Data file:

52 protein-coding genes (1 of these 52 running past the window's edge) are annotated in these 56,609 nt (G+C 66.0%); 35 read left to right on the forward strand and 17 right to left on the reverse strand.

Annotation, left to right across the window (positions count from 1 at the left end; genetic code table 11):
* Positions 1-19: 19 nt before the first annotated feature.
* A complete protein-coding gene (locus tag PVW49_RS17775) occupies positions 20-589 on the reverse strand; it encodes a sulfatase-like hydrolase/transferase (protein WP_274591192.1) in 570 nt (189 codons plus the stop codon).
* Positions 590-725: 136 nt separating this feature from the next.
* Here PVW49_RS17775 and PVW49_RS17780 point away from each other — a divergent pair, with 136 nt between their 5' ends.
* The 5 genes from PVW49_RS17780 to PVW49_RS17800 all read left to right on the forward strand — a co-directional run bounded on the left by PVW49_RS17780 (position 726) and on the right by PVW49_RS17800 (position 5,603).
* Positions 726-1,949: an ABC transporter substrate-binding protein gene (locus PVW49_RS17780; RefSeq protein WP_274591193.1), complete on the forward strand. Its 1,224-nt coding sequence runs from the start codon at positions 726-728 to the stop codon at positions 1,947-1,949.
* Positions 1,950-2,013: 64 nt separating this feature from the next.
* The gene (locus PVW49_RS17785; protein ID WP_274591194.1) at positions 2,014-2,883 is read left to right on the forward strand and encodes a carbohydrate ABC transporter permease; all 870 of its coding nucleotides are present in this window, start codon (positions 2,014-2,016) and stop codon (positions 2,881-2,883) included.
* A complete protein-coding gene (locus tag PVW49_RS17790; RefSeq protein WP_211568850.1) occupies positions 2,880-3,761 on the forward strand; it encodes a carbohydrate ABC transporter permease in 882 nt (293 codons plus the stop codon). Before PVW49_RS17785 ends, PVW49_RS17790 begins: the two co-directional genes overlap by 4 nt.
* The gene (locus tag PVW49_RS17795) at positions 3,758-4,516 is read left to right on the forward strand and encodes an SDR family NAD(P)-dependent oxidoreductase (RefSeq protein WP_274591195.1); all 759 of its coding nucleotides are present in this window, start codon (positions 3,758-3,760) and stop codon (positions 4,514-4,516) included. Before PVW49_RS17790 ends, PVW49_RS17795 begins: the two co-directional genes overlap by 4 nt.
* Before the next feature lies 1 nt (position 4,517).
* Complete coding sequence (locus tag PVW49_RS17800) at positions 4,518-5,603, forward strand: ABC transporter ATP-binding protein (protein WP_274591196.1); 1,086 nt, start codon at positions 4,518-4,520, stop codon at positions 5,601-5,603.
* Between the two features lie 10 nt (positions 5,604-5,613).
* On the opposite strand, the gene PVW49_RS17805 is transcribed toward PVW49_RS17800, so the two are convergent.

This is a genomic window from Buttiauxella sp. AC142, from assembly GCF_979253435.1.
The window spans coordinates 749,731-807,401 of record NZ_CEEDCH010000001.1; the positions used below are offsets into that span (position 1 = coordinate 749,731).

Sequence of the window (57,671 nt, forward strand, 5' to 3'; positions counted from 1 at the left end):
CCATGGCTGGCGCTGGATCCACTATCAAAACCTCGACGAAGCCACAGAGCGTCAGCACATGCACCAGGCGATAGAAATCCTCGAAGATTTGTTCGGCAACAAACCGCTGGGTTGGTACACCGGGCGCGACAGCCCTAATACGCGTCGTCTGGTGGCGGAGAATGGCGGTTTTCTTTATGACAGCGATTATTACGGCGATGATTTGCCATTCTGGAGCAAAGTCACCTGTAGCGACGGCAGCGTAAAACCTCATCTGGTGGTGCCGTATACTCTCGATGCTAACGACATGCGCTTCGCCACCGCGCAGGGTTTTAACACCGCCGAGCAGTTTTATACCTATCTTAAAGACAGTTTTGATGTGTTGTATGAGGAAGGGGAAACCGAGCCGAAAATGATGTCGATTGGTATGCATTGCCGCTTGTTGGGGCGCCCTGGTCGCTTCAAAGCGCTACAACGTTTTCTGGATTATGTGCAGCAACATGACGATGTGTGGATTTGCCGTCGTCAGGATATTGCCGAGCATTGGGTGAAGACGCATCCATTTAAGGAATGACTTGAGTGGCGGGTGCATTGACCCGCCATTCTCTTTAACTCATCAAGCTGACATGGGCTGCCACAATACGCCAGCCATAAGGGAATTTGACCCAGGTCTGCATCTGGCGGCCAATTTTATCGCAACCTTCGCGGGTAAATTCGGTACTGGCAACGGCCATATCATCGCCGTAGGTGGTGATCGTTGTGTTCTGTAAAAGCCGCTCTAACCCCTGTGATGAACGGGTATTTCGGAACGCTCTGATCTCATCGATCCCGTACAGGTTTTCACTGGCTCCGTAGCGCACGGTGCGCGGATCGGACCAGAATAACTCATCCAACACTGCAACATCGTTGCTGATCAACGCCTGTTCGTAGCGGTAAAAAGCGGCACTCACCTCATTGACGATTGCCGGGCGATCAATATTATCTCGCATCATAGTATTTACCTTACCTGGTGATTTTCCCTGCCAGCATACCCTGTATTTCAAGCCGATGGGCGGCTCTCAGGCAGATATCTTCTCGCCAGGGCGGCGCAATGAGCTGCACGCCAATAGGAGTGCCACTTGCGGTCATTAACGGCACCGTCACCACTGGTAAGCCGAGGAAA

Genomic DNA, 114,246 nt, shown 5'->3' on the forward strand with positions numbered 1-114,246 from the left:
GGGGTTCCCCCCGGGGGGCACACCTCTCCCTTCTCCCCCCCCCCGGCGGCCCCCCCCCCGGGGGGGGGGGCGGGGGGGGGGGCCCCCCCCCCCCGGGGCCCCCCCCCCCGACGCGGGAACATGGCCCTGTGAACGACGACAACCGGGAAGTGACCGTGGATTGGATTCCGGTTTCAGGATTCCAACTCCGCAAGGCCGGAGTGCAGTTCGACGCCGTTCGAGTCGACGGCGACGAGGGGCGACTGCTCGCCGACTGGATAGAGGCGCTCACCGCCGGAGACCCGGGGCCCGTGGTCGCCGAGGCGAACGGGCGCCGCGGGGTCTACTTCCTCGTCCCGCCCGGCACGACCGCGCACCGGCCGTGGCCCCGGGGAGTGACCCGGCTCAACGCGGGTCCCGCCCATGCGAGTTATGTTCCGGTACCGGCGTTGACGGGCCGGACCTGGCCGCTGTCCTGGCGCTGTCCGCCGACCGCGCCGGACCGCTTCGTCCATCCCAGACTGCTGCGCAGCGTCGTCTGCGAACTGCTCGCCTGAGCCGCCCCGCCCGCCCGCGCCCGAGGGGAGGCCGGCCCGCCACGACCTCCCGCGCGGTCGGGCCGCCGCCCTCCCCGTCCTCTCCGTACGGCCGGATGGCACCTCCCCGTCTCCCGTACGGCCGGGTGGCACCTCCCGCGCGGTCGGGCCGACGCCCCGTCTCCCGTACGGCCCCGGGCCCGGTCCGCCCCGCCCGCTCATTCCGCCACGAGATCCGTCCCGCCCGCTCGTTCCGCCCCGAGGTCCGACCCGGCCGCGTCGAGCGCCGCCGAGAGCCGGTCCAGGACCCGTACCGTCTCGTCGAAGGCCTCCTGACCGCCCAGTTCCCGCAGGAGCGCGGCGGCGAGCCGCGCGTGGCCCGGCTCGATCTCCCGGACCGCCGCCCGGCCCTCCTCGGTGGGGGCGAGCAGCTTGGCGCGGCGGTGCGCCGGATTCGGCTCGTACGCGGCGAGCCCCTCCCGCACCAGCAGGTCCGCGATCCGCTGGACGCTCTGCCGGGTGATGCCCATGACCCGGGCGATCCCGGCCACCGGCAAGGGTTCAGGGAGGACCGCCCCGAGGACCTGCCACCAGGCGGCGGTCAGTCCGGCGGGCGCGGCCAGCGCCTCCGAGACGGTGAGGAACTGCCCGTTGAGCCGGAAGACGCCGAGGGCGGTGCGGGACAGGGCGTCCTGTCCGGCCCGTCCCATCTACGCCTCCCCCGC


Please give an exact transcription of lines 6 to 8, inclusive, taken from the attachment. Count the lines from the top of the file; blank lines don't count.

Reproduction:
* Here PVW49_RS17775 and PVW49_RS17780 point away from each other — a divergent pair, with 136 nt between their 5' ends.
* The 5 genes from PVW49_RS17780 to PVW49_RS17800 all read left to right on the forward strand — a co-directional run bounded on the left by PVW49_RS17780 (position 726) and on the right by PVW49_RS17800 (position 5,603).
* Positions 726-1,949: an ABC transporter substrate-binding protein gene (locus PVW49_RS17780; RefSeq protein WP_274591193.1), complete on the forward strand. Its 1,224-nt coding sequence runs from the start codon at positions 726-728 to the stop codon at positions 1,947-1,949.